What It Means When A Cocktail Is Called Improved Or Perfect

You've probably walked into a happening bar or cocktail lounge before and noticed things like "Improved Whiskey Cocktail" or "Perfect Martini" listed on the menu. And, understandably so, you may have assumed those words were simply cheeky additions to the name of the drink, meant to encourage you to pick that particular poison. Who wouldn't want a cocktail that's been improved, or better yet, perfected?

But these words aren't today's marketing fluff or your local craft cocktail spot's not-so-subtle way to sell a drink. In fact, their usage dates back to when cocktails first began to hit the scene, and they haven't really changed since. When you see a cocktail referred to as "improved" or "perfect," each of those words actually carries a specific meaning, indicating certain ingredients in the drink and how it's concocted. An improved cocktail means that the drink includes ingredients like absinthe or Maraschino liqueur, while the "perfect" label means the drink has been made with equal parts sweet and dry vermouth.

So if you're looking to become well-versed in the world of cocktails, or you just want to know whether to order one of these drinks in the future, you've come to the right place.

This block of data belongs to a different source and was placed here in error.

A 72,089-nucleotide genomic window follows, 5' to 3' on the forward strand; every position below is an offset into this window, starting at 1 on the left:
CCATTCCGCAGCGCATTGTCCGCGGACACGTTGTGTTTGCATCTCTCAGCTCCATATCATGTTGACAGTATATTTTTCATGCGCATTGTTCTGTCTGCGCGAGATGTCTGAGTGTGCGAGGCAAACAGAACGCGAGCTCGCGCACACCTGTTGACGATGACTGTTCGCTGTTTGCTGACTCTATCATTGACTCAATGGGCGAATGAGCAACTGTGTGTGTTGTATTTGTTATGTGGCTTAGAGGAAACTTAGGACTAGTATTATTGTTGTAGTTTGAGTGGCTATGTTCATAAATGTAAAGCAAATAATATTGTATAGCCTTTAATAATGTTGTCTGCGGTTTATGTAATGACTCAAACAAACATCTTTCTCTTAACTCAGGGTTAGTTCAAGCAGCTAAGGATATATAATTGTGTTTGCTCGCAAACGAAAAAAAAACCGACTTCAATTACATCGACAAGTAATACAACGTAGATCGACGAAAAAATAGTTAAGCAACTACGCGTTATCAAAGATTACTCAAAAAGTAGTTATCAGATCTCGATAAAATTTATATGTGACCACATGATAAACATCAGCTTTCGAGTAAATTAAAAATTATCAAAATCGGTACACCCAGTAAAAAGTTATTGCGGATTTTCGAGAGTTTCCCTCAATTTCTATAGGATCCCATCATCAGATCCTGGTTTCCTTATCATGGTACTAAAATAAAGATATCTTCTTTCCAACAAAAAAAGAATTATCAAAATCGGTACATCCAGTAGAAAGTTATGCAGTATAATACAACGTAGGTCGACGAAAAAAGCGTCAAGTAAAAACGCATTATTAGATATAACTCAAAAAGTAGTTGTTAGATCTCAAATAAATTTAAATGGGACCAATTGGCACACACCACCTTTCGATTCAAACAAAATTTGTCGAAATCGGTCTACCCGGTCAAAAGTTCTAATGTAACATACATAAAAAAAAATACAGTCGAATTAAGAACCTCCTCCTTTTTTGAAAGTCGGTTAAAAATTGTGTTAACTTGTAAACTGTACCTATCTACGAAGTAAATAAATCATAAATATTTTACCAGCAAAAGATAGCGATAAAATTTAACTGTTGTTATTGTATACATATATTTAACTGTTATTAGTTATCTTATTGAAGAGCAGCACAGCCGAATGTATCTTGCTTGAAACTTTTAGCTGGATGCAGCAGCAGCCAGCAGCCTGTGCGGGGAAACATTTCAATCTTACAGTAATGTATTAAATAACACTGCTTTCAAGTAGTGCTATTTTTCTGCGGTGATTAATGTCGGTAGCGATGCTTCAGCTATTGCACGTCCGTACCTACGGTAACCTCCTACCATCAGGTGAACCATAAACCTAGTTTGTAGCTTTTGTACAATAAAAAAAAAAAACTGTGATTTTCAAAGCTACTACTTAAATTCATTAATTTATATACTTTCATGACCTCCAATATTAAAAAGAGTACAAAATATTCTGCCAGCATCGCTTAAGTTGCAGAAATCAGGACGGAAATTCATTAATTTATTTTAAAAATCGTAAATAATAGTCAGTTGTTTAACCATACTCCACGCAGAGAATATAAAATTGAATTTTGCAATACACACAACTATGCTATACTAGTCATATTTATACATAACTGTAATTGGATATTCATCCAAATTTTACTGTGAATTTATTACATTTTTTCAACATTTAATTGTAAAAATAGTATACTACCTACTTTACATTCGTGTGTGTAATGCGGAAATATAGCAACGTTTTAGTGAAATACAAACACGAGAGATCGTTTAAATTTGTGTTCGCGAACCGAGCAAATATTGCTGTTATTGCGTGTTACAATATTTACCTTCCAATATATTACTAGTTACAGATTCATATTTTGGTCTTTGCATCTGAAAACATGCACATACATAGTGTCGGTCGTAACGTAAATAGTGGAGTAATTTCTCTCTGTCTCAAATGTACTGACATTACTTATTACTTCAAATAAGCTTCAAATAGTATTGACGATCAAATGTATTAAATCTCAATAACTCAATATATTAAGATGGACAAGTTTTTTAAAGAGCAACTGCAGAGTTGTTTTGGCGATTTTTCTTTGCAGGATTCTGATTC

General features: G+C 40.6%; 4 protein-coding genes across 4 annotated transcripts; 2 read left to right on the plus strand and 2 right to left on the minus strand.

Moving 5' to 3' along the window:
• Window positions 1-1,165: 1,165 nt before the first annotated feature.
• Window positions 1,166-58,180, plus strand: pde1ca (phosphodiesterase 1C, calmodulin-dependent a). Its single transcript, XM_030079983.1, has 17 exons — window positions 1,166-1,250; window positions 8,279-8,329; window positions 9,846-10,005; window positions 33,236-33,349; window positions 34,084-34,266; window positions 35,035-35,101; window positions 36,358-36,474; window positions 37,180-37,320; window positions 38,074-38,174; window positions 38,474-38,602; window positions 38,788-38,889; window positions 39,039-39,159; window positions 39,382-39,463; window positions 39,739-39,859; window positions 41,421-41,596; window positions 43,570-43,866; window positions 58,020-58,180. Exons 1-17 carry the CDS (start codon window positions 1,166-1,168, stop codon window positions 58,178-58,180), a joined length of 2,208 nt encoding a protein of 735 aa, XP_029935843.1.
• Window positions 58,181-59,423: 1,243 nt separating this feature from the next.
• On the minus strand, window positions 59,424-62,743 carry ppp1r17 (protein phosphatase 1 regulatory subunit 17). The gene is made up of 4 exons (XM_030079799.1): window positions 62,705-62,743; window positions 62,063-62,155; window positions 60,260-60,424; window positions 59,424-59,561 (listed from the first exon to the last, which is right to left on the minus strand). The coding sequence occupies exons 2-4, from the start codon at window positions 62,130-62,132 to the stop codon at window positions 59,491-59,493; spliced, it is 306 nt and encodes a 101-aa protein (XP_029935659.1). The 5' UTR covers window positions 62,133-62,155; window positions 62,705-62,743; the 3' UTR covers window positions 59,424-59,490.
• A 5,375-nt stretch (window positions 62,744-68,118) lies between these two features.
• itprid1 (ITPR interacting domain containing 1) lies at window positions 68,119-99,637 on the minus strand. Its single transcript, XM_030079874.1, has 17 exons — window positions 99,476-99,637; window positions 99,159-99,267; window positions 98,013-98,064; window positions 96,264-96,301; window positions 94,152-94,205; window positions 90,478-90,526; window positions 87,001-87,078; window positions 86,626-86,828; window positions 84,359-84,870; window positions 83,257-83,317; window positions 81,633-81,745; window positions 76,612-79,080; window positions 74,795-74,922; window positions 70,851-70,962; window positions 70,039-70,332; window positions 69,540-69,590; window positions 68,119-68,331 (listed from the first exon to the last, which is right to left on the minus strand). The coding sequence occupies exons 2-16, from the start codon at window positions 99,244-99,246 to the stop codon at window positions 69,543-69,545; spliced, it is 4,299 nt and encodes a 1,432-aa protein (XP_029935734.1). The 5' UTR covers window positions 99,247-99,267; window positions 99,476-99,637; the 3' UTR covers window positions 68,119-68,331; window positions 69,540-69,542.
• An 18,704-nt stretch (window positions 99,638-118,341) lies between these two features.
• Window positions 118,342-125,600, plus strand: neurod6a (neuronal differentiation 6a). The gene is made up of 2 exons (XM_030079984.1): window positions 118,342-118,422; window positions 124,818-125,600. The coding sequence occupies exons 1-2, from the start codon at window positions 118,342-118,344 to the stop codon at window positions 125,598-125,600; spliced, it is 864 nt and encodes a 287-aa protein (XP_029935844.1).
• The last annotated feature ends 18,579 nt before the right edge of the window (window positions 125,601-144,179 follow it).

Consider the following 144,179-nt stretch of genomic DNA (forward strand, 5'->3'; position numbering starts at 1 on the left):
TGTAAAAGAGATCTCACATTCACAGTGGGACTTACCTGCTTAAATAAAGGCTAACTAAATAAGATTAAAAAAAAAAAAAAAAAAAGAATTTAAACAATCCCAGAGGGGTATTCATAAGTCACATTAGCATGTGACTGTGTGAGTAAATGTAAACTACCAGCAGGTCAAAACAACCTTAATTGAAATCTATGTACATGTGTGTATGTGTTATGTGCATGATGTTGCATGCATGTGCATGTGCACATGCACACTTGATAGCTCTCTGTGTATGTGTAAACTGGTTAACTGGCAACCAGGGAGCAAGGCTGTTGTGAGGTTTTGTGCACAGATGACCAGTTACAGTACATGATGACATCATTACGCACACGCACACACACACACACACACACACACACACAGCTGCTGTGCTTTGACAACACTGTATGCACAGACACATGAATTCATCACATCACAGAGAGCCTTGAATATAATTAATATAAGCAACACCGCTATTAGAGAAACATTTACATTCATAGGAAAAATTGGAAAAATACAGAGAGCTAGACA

The history of improved cocktails

Improved cocktails originate from bartenders taking what was the long-standard cocktail recipe — whiskey, brandy, or genever mixed with sugar and bitters over ice — and adding other ingredients to create a slightly new, subjectively "improved" version.

Think of improved cocktails as the earliest variations of the first-ever cocktails (the ones back in the 1800s that were simply referred to as "Gin Cocktail" or "Brandy Cocktail"). When these "improved" variations first surfaced in 1876, only a handful of cocktails existed, and they were so simple that adding a splash of Maraschino liqueur or absinthe was considered an improvement. 

While Maraschino liqueur and absinthe have always been the standard additions to an "improved" cocktail, today the term has loosened a bit — so you may see some exceptions that include other syrups or fresh fruit juice instead, or others that add more ingredients to the mix. But most "improved" cocktails you see will have that same classic base of spirit-sugar-bitters-ice. 

The perfect cocktail's origins

The Perfect Martini dates back to 1930, when it appeared in "The Savoy Cocktail Book" as a "Medium Martini" — which makes perfect sense, since it falls right in the middle of a Dry Martini and a Sweet Martini. Somewhere along the way, these versions of Martinis and Manhattans started being referred to as the "perfect," most likely due to their "perfect" proportions of vermouth that made them not too dry, and not too sweet.

Today, bartenders may use other liquors in place of one portion of vermouth, like sherry. And while you'll most often see the word "perfect" in front of a Manhattan or a Martini, there are other "perfect" cocktails out there, like the Perfect Brooklyn (which is a spin on the Manhattan). Some technically "perfect" cocktails even go by other names, like the Affinity Cocktail which is made with Scotch. Regardless, when you see the word "perfect", it's pretty much a guarantee that you're ordering a balanced cocktail.